The other day I woke up craving Subway… never thought I would say that. I just need to be sent to Mazate (the golden land of Taco Bell and Subway) where I can enjoy a little bit of Merica.
Today marks 8 months of being a missionary! Honestly, I feel like I have been here longer – maybe because I feel like I should be with the group that is going home in December (including Hna Nuñez, Hna Goddard, Hna Webster… basically all my comps). But of course, there is still a lot to do and I have much to improve!
This past week was the Branch Conference, which I didn’t think was THAT big of a deal until they busted out a Western-themed activity on Friday that was super impressive (for Guatemala); including arm wrestling, a “mechanical bull”, prize-worthy games where you can win a baby chicken, loud country music, and dancing. And the best part… I taught 300 people the dance to Cotton Eyed Joe. It was a blast! Then they taught me some weird repetitive Guatemalan dance… remind me to teach y’all when I get back. But the BEST part was that both families we are teaching came, as well as the majority of our single investigators. They all LOVED it.
Also, a 30-year-old named José got baptized on Saturday! The other Hermanas contacted him in their area, but he lives in ours. While we were teaching Moi one day, he just randomly came up and said “Sorry I couldn’t go to church with you guys last Sunday, but Ill go if you come get me.” So we went for him that next Sunday, and he loved it! He had been baptized in two other churches, so we were a little skeptical that he just wanted a baptism in every church… but he said he was waiting for God to touch his heart about a correct baptism. When he finally decided to do it (on Thursday), we had his interview on Friday and he was baptized the next day! Cool beans! I can honestly say he is a man with “an eye single to the glory of God”.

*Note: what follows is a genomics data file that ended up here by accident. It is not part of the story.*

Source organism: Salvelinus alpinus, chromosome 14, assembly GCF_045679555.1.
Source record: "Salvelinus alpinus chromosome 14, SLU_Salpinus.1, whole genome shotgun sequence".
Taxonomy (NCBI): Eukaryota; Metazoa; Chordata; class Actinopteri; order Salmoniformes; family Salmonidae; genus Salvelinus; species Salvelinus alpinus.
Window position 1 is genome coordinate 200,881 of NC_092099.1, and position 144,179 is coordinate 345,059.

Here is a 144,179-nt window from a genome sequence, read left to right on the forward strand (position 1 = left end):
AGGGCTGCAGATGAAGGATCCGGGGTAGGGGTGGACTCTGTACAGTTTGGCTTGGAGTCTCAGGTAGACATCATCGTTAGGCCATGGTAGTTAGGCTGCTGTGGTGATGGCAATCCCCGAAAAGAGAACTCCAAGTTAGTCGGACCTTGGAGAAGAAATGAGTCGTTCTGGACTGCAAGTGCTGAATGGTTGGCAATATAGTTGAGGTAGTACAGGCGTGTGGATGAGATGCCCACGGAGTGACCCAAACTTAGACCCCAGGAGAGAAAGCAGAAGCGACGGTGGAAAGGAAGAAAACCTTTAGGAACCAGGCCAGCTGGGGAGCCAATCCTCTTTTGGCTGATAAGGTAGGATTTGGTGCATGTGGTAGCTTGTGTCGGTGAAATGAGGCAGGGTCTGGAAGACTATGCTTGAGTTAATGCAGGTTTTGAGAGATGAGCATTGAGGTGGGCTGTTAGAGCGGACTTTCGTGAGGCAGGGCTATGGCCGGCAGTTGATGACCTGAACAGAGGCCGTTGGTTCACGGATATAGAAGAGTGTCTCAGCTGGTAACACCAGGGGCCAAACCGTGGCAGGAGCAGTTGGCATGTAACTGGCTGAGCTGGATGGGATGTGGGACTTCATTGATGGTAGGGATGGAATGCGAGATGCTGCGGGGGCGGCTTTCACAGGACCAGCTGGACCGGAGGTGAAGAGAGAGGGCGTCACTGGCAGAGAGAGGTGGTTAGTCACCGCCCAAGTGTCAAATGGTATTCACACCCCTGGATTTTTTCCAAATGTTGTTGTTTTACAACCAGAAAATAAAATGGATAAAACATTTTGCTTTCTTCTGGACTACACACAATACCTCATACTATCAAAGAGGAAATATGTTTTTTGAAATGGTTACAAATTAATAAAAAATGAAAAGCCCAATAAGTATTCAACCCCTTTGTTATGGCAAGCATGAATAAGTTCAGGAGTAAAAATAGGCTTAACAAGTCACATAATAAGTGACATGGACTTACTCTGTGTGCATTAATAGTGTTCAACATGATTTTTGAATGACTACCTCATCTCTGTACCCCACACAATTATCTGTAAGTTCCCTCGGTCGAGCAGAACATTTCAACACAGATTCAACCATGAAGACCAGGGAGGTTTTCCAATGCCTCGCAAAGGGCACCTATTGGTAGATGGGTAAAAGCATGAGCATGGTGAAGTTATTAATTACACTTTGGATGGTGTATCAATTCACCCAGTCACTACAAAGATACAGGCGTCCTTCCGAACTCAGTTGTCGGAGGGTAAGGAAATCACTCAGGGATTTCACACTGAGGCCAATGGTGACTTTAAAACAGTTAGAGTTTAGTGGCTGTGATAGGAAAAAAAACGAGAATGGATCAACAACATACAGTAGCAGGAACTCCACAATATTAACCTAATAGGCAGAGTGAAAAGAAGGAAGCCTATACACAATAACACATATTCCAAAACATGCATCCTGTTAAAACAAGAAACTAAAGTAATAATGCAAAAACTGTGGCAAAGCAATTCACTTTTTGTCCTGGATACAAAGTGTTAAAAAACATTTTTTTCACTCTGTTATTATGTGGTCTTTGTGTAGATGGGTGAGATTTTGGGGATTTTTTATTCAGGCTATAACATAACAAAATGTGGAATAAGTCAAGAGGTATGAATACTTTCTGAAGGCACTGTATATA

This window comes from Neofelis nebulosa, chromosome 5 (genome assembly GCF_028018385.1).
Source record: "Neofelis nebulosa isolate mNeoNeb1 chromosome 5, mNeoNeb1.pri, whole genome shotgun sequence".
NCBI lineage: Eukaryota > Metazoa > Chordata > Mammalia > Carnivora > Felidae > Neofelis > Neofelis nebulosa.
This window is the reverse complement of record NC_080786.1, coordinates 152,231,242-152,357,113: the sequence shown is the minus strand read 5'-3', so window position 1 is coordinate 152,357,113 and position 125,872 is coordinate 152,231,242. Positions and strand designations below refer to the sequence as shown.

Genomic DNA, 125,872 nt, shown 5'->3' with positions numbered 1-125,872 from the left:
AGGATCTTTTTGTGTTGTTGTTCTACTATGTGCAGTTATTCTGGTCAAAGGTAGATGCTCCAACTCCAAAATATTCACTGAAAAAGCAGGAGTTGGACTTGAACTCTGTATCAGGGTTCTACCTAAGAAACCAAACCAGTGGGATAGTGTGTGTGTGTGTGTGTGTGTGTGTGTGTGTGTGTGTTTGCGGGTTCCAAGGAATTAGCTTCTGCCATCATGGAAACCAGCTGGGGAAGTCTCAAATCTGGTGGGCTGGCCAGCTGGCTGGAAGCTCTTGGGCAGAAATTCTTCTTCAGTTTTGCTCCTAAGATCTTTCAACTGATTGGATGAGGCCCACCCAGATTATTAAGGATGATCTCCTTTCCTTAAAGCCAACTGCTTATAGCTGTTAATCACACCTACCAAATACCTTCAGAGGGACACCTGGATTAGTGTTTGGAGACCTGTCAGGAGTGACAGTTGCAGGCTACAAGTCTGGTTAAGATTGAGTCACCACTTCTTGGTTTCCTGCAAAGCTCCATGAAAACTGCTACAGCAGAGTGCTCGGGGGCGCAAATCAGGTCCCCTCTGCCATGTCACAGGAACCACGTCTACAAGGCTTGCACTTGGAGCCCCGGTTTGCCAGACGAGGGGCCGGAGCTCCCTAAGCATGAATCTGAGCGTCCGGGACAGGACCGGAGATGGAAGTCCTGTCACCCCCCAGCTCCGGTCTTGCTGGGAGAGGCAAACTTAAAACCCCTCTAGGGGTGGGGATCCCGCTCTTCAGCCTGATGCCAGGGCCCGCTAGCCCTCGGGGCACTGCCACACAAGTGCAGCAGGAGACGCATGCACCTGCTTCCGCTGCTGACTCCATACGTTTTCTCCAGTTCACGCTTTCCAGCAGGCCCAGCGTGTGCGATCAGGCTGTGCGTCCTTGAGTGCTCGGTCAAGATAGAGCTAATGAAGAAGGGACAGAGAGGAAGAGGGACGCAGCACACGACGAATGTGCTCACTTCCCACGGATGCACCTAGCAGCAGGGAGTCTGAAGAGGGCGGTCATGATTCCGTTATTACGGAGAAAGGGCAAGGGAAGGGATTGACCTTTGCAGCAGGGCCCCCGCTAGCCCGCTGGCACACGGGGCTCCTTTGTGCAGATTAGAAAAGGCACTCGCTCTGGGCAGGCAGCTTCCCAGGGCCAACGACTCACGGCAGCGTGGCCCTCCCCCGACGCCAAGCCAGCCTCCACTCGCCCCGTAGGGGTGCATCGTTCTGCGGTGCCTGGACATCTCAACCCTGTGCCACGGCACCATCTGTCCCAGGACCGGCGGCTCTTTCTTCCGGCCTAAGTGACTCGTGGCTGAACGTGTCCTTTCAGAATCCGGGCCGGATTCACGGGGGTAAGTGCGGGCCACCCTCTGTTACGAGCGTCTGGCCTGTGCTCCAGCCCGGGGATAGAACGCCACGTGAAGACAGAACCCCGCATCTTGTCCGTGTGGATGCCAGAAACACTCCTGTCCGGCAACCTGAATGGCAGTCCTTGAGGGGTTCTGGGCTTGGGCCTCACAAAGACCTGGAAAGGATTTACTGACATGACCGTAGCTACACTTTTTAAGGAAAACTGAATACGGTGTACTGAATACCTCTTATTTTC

A week ago, the daughter of Julio de Leon (who was baptized in the river in April) died from malnutrition and vomiting. Monica, the 21-year-old daughter, was the one that gave the Hermanas the referral of her family after being less active in the Church for many years. It was heartbreaking. The parents couldn’t even go to the burial. We went with a group of members to give them boxes of food and flowers, trying to console and support them in their time of grief. As we have visited them throughout the week, we can see their testimony of the Plan of Salvation and of temples growing each time we see them. I read a talk once titled “We Can’t Understand the Pain, but We Can Understand the Plan”. As difficult as life’s circumstances are, this time of probation is short. The things we suffer won’t last forever. Thanks to Jesus Christ, there is hope in times of depression, sorrow, trials, and death.